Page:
New Horizons player G, from the island of turnip4wat, told me he’s active on turnip.exchange, a site where players open their islands to strangers to buy and sell turnips, to share resources, and to trade DIY recipes. G said he was hosting a DIY exchange — “take one, leave one.” He noticed one visitor jump off the dock. They didn’t bypass the fencing, but that’s when G realized it was possible.
“I disconnected the session immediately,” G said. “Then I ran around my island afterwards to see if anyone else had done it when I was AFK.”
G invited me over to his island to take crime scene photos. Of course, I obliged. His island is perfectly designed for visitors — at least, it was until the pier exploit. The airport pier opens to a paved street that flows into a large, fenced-off area for DIY trading. There’s a lot of decorative fencing and hedges already, creating distinct pockets of the island. That makes it easy to fill in gaps with temporary fences when players come to visit, creating an open common area for the trading.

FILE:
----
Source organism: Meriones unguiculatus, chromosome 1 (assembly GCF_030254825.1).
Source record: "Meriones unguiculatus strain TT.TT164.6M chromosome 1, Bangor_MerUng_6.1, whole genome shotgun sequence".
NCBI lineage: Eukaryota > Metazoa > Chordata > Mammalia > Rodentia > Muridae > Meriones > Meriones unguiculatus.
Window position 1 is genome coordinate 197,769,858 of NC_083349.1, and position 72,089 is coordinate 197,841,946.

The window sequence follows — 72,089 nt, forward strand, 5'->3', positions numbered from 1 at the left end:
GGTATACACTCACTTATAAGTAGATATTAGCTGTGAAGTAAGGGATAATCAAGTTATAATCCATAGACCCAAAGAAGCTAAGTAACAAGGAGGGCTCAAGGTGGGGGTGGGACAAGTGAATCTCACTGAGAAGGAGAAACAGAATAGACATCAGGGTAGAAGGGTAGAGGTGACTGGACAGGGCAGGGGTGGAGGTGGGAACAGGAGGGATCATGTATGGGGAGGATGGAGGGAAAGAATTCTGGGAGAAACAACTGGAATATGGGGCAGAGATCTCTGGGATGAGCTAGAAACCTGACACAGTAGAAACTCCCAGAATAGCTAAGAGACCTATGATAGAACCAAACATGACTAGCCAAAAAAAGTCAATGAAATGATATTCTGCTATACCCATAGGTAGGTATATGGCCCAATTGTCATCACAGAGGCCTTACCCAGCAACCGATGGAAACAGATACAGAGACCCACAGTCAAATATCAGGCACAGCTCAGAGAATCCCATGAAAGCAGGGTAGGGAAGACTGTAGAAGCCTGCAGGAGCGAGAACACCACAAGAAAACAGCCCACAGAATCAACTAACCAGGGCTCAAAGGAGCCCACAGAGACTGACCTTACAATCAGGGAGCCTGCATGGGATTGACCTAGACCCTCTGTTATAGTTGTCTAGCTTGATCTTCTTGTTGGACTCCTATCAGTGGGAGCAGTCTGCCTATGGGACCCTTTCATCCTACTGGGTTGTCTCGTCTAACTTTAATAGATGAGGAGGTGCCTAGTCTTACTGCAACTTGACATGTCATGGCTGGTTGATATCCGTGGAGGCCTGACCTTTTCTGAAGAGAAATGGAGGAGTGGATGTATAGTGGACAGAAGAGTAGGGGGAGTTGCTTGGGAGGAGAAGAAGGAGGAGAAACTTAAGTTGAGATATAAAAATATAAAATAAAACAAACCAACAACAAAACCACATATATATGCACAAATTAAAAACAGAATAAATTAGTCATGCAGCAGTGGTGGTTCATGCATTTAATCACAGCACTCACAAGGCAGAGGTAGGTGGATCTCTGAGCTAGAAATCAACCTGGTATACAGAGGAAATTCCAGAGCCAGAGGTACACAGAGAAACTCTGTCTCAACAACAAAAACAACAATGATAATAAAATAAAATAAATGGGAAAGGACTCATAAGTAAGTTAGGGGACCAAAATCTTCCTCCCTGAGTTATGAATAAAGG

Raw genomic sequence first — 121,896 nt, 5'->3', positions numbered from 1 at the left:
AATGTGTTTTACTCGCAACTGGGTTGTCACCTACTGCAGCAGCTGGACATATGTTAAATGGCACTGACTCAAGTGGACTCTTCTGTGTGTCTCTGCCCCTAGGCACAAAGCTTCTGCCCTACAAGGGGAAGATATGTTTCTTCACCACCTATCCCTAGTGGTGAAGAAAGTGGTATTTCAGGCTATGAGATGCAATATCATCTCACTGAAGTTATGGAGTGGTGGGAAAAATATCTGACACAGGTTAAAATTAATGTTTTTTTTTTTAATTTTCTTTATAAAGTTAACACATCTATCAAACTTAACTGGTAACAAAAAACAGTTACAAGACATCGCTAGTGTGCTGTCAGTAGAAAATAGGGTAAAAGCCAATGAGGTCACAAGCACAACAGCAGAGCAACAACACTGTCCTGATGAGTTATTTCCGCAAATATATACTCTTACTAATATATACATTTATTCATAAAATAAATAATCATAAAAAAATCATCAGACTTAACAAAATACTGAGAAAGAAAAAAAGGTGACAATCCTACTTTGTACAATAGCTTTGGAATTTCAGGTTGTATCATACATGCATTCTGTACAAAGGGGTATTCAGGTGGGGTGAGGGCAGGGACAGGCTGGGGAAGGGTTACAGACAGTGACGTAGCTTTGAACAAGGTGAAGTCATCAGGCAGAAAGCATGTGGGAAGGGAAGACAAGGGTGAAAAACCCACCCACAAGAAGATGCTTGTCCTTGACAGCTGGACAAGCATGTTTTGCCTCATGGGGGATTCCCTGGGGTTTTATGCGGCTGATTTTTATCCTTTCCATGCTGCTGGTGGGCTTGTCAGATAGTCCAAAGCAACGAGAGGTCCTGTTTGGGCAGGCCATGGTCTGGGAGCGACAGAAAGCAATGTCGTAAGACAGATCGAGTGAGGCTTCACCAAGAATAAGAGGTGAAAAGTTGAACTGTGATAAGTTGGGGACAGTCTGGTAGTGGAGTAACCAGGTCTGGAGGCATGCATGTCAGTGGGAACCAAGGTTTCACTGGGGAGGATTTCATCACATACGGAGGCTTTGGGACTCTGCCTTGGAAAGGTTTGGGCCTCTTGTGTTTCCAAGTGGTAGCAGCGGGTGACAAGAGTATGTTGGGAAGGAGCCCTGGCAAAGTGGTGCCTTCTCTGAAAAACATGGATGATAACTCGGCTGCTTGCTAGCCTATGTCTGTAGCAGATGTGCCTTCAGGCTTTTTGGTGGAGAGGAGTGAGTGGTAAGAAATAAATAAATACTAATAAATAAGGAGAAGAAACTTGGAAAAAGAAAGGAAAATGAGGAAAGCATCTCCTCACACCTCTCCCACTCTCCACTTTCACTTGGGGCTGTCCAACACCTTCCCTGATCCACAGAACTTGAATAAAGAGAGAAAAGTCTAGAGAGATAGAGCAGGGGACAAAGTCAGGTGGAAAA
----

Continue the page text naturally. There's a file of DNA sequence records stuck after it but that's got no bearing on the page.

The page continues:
G said he’s still going to host people at his island — that most of the community is good. But he’ll make sure to add even more fencing.
“People running over flowers is not the end of the world because it will grow back,” G said. “But money trees don’t grow back. I’ll fence those off and also stop dropping things on the ground that are valuable.”
He continued: “Honestly, I was kind of disappointed in the community. This game has really attracted a lot of nice people and added a lot of positivity to the internet. I just hate to have to fence things off, it just feels wrong because most people in ACNH are so nice.”
Another player, Skye, told me he experienced something similar: While hosting a DIY trade on turnip.exchange, someone quietly hopped off the pier and disappeared. Skye didn’t notice anything until he saw the person walking around outside the fenced-in area in a wetsuit.